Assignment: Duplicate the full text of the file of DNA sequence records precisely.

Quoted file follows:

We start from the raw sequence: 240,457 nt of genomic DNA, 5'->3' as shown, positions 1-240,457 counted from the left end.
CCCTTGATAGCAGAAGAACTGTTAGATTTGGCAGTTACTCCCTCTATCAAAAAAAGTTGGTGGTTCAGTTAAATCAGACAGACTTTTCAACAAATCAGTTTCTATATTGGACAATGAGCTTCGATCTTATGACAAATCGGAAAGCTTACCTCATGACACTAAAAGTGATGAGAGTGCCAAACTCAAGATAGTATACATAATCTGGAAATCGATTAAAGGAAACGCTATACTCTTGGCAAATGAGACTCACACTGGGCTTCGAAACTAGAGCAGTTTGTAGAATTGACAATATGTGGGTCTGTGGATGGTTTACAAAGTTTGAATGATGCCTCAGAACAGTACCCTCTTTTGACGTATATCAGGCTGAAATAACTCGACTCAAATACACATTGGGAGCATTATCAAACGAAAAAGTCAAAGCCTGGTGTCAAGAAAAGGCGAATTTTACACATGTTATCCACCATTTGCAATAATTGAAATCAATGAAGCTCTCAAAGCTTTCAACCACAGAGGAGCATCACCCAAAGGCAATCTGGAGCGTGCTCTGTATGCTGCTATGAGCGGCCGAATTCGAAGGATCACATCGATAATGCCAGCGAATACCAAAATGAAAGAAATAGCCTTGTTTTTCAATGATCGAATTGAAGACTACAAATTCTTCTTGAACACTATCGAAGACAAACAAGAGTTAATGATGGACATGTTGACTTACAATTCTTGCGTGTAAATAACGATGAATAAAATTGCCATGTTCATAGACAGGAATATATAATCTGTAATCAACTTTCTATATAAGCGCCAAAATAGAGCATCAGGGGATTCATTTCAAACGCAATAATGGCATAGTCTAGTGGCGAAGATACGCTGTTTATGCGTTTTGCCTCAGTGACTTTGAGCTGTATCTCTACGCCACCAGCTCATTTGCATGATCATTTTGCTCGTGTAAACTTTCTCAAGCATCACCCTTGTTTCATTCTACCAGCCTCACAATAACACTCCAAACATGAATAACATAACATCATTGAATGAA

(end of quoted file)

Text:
We start from the raw sequence: 240,457 nt of genomic DNA, 5'->3' as shown, positions 1-240,457 counted from the left end.
CCCTTGATAGCAGAAGAACTGTTAGATTTGGCAGTTACTCCCTCTATCAAAAAAAGTTGGTGGTTCAGTTAAATCAGACAGACTTTTCAACAAATCAGTTTCTATATTGGACAATGAGCTTCGATCTTATGACAAATCGGAAAGCTTACCTCATGACACTAAAAGTGATGAGAGTGCCAAACTCAAGATAGTATACATAATCTGGAAATCGATTAAAGGAAACGCTATACTCTTGGCAAATGAGACTCACACTGGGCTTCGAAACTAGAGCAGTTTGTAGAATTGACAATATGTGGGTCTGTGGATGGTTTACAAAGTTTGAATGATGCCTCAGAACAGTACCCTCTTTTGACGTATATCAGGCTGAAATAACTCGACTCAAATACACATTGGGAGCATTATCAAACGAAAAAGTCAAAGCCTGGTGTCAAGAAAAGGCGAATTTTACACATGTTATCCACCATTTGCAATAATTGAAATCAATGAAGCTCTCAAAGCTTTCAACCACAGAGGAGCATCACCCAAAGGCAATCTGGAGCGTGCTCTGTATGCTGCTATGAGCGGCCGAATTCGAAGGATCACATCGATAATGCCAGCGAATACCAAAATGAAAGAAATAGCCTTGTTTTTCAATGATCGAATTGAAGACTACAAATTCTTCTTGAACACTATCGAAGACAAACAAGAGTTAATGATGGACATGTTGACTTACAATTCTTGCGTGTAAATAACGATGAATAAAATTGCCATGTTCATAGACAGGAATATATAATCTGTAATCAACTTTCTATATAAGCGCCAAAATAGAGCATCAGGGGATTCATTTCAAACGCAATAATGGCATAGTCTAGTGGCGAAGATACGCTGTTTATGCGTTTTGCCTCAGTGACTTTGAGCTGTATCTCTACGCCACCAGCTCATTTGCATGATCATTTTGCTCGTGTAAACTTTCTCAAGCATCACCCTTGTTTCATTCTACCAGCCTCACAATAACACTCCAAACATGAATAACATAACATCATTGAATGAA